Queen Bees Mostly a Myth, Study Shows
Nope, female bosses don’t fight more with the women below them, a new study suggests. We just judge women’s conflicts differently than men’s.
By Jessica Stillman (Editor, Women 2.0)
It’s a dirty little secret among professional women that, as much as they are for female empowerment as a general principle, when it comes to their individual careers, some worry that working with high-powered women can be dicey. Aren’t there lots of women that reach the top by acting especially aggressive to counter stereotypes that they’re too soft to hack it. Don’t women often climb up by kicking down, particularly in the direction of any female competition below them? In short, aren’t there plenty of ‘Queen Bees’ lurking in the upper ranks of business?
If you look at media hand wringing you’d certainly think so. The only trouble if there’s actually not a whole lot of evidence that women are particularly nasty to other women at work. At least that’s what a new study suggests.
The research by Leah Sheppard and Karl Aquino asked study participants to evaluate the severity of a fictional conflict between two men, between women and in a mixed gender team. While the situation was described in exactly the same terms, those that were told that the problem was between two women were more likely to believe that the conflict had significant negative repercussions for the organization. In short, if it’s a fight between women, others view it as particularly nasty.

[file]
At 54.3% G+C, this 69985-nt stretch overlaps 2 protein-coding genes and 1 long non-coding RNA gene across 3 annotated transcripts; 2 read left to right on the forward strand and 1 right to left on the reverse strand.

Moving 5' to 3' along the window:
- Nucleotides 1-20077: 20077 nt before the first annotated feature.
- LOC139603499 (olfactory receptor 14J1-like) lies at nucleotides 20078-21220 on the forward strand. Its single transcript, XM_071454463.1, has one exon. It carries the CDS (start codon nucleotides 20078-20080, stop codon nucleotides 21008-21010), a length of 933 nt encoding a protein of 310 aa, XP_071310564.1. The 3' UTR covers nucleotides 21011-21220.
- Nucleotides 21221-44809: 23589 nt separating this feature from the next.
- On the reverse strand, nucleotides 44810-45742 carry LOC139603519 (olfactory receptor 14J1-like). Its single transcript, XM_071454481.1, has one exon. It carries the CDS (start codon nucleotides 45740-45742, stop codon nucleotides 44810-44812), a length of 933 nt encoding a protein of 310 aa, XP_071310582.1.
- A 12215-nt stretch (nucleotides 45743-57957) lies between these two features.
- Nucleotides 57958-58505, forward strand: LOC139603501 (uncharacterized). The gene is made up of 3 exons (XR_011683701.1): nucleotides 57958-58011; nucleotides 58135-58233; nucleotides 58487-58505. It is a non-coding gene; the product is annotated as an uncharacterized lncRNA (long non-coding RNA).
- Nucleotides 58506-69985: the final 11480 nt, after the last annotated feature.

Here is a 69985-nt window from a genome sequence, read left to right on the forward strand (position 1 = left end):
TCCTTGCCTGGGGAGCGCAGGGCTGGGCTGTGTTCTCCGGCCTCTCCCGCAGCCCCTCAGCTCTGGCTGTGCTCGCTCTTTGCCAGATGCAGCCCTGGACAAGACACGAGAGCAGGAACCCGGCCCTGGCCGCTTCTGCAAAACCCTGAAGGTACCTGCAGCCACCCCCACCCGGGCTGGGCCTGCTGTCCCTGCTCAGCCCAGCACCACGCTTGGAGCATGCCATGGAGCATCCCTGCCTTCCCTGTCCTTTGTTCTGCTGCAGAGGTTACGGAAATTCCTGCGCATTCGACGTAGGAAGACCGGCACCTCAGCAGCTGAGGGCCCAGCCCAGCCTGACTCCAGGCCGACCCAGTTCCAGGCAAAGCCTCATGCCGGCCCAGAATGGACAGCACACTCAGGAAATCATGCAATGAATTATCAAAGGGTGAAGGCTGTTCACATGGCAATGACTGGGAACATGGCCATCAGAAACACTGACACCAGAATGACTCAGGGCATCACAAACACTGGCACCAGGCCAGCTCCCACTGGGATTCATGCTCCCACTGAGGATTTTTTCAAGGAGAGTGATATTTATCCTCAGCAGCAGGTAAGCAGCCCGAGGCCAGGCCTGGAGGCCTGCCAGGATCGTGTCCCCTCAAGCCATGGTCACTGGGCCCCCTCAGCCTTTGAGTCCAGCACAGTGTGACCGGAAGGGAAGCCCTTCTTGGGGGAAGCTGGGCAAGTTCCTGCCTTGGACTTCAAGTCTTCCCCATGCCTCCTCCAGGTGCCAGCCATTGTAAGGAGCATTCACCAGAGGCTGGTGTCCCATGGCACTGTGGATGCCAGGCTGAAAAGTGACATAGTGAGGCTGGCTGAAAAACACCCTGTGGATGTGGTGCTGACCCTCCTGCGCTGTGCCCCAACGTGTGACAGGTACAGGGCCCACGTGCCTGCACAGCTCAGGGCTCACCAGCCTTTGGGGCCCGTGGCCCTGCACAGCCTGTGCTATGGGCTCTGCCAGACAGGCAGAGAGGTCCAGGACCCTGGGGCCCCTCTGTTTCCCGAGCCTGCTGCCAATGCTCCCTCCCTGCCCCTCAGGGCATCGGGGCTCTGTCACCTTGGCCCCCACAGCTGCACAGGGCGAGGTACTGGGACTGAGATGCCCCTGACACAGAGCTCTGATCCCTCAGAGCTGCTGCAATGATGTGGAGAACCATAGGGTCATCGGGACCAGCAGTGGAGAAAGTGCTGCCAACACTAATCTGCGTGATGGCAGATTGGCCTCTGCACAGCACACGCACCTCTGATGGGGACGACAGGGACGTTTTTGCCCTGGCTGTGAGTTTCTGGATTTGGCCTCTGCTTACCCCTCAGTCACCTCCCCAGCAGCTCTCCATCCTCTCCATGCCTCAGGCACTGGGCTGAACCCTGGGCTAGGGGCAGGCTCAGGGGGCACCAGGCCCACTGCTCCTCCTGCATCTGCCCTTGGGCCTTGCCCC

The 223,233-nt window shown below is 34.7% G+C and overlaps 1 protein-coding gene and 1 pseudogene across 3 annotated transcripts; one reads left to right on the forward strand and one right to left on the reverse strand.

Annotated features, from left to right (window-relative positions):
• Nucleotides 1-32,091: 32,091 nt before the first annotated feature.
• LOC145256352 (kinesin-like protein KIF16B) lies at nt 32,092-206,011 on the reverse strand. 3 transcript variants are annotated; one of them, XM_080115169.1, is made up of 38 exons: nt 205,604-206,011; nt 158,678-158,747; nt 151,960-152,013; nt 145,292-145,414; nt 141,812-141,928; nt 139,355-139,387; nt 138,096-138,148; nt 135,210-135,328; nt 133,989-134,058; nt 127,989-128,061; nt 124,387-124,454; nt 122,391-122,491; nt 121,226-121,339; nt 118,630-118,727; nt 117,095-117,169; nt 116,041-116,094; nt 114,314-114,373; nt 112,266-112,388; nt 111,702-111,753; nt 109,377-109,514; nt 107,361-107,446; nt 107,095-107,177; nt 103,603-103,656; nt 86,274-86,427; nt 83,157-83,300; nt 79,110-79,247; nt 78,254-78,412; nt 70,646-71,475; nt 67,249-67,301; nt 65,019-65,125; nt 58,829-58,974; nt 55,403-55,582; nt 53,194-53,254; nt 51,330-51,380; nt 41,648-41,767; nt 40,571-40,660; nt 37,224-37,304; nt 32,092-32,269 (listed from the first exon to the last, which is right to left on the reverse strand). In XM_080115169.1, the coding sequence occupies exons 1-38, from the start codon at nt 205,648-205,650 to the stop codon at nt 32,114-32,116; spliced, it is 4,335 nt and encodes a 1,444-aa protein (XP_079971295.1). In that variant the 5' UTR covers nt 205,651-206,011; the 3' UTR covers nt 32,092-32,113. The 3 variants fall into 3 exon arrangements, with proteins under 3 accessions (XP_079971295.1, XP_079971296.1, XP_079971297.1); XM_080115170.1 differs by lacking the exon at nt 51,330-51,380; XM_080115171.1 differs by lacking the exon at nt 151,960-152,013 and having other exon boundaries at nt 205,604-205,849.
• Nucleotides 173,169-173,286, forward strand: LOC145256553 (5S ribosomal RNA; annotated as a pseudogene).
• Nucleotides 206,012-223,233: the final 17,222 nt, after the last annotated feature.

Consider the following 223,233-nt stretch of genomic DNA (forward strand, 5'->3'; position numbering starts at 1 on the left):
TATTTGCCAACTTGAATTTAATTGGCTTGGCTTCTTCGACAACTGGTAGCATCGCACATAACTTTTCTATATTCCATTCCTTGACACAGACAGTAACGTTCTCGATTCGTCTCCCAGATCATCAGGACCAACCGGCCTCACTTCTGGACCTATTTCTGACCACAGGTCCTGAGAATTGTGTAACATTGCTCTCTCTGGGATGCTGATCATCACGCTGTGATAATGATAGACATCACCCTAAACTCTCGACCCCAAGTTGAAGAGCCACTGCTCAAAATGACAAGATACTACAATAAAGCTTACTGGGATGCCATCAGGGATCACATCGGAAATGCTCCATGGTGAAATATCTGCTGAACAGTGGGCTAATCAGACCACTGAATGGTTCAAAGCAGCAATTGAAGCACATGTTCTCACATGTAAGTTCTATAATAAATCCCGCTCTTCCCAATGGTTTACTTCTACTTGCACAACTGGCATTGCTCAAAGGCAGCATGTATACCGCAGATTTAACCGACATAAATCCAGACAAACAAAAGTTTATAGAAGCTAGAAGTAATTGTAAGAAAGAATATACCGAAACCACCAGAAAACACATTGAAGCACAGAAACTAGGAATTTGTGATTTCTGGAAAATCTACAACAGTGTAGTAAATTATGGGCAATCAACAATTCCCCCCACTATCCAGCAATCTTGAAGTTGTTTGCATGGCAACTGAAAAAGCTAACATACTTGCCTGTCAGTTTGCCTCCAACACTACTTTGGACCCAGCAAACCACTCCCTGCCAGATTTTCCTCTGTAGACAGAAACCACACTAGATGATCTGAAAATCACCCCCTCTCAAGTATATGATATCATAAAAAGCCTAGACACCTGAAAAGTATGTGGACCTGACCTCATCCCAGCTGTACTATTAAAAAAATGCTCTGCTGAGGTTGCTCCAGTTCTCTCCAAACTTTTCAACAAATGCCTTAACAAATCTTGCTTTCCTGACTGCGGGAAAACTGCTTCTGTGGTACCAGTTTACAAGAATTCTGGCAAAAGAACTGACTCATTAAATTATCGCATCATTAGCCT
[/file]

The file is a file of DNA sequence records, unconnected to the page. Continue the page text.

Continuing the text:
The problem, the study suggests, is biases in perception not women’s behavior. The British Psychological Society Occupational Digest blog sums up the researchers’ findings:
Sheppard and Aquino highlight that there is very little data showing behavioural consequences – that women in power are more likely to actually deny positions to other women, for instance. In fact, data from a related field points the opposite way: female mentors with female proteges tend to put in more mentoring effort than men with male ones. And this points to a second critique: the lack of attention to whether male same-sex conflict has a similar incidence or severity. On an evolutionary account, same-sex competition is likely to be more commonplace for either sex. But it is specifically tensions between women that get communicated as a phenomena, possibly because it is in violation of gender norms – women are supposed to be nurturers – and hence both more salient and judged as more negative.
In other words, women don’t fight more (though, of course some female bosses, just like some male bosses, are jerks). Female-female disagreements are simply more noteworthy because of social expectations for women.
Women 2.0 readers: Do you think this study is on to something?
Jessica Stillman is an editor at Women 2.0 and a freelance writer with interests in unconventional career paths, generational differences, and the future of work. She writes a daily column for Inc.com and has blogged for CBS MoneyWatch, GigaOM and Brazen Careerist, among others. Follow her on Twitter at @entrylevelrebel.
Photo credit: Johan J.Ingeles-Le Nobel via Flickr.